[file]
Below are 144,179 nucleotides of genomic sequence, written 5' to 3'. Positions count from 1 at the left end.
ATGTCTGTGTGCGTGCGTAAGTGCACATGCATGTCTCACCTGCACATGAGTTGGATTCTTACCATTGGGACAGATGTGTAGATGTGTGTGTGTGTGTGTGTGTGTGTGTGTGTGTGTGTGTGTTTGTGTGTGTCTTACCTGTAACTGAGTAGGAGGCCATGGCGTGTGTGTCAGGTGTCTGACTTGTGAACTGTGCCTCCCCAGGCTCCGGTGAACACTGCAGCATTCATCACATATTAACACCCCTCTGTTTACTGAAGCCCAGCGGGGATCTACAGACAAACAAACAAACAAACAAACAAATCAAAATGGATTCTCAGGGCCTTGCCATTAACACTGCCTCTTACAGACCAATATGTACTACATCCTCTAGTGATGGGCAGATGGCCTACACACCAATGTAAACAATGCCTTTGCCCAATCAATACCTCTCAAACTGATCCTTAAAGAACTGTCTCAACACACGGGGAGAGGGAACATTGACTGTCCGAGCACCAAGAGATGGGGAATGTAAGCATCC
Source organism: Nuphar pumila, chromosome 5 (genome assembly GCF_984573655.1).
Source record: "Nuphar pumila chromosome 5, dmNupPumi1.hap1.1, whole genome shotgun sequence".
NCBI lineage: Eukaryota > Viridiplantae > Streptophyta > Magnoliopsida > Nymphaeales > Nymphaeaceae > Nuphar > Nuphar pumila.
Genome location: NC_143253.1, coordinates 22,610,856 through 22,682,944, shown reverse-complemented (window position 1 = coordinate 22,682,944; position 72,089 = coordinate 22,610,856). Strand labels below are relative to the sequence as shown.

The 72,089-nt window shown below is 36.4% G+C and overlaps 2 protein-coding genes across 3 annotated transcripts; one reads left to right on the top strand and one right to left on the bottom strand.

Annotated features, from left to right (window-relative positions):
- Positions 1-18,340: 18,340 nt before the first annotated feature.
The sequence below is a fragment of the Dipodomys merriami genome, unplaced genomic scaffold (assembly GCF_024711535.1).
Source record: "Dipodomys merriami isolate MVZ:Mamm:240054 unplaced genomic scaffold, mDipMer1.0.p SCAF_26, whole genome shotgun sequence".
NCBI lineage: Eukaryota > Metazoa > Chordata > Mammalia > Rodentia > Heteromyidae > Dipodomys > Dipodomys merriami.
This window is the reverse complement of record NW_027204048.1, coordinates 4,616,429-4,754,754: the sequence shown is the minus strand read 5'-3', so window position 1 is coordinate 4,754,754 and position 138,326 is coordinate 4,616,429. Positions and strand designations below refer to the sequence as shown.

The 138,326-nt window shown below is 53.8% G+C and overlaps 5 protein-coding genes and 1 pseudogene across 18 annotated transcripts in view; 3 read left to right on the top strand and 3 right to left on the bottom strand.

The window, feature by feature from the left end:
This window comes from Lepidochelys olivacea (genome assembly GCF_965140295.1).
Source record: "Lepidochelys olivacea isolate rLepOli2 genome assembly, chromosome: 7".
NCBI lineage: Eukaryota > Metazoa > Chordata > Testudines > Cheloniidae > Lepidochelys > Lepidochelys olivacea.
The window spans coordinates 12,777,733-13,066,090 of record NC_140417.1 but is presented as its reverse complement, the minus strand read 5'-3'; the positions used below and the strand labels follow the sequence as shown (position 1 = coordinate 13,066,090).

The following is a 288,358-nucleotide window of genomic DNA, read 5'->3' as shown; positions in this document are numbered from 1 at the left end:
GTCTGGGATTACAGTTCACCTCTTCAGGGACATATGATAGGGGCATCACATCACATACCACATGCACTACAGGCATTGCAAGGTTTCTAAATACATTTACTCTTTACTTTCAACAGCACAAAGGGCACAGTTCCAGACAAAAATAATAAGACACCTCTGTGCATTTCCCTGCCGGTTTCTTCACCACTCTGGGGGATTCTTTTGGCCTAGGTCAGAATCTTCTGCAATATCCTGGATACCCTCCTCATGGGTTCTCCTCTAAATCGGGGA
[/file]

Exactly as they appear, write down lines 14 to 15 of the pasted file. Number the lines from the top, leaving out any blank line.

The 138,326-nt window shown below is 53.8% G+C and overlaps 5 protein-coding genes and 1 pseudogene across 18 annotated transcripts in view; 3 read left to right on the top strand and 3 right to left on the bottom strand.

The window, feature by feature from the left end: